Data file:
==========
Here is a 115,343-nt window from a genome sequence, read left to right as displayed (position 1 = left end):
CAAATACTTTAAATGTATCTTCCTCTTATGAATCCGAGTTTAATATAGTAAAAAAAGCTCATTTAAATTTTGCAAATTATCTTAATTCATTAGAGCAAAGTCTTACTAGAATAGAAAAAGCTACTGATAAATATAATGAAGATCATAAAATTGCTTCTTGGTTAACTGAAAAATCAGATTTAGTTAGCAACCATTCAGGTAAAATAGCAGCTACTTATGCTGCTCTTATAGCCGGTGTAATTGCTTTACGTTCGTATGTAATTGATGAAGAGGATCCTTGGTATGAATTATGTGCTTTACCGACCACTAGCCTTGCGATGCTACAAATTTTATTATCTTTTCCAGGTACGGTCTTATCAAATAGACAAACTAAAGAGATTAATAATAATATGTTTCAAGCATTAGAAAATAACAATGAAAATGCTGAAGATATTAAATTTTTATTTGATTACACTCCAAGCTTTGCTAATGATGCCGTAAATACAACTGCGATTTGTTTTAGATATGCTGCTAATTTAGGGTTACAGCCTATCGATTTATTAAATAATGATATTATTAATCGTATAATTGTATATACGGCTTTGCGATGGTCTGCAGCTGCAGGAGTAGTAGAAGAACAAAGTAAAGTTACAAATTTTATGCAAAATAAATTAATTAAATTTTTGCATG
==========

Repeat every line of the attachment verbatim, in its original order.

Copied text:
Here is a 115,343-nt window from a genome sequence, read left to right as displayed (position 1 = left end):
CAAATACTTTAAATGTATCTTCCTCTTATGAATCCGAGTTTAATATAGTAAAAAAAGCTCATTTAAATTTTGCAAATTATCTTAATTCATTAGAGCAAAGTCTTACTAGAATAGAAAAAGCTACTGATAAATATAATGAAGATCATAAAATTGCTTCTTGGTTAACTGAAAAATCAGATTTAGTTAGCAACCATTCAGGTAAAATAGCAGCTACTTATGCTGCTCTTATAGCCGGTGTAATTGCTTTACGTTCGTATGTAATTGATGAAGAGGATCCTTGGTATGAATTATGTGCTTTACCGACCACTAGCCTTGCGATGCTACAAATTTTATTATCTTTTCCAGGTACGGTCTTATCAAATAGACAAACTAAAGAGATTAATAATAATATGTTTCAAGCATTAGAAAATAACAATGAAAATGCTGAAGATATTAAATTTTTATTTGATTACACTCCAAGCTTTGCTAATGATGCCGTAAATACAACTGCGATTTGTTTTAGATATGCTGCTAATTTAGGGTTACAGCCTATCGATTTATTAAATAATGATATTATTAATCGTATAATTGTATATACGGCTTTGCGATGGTCTGCAGCTGCAGGAGTAGTAGAAGAACAAAGTAAAGTTACAAATTTTATGCAAAATAAATTAATTAAATTTTTGCATG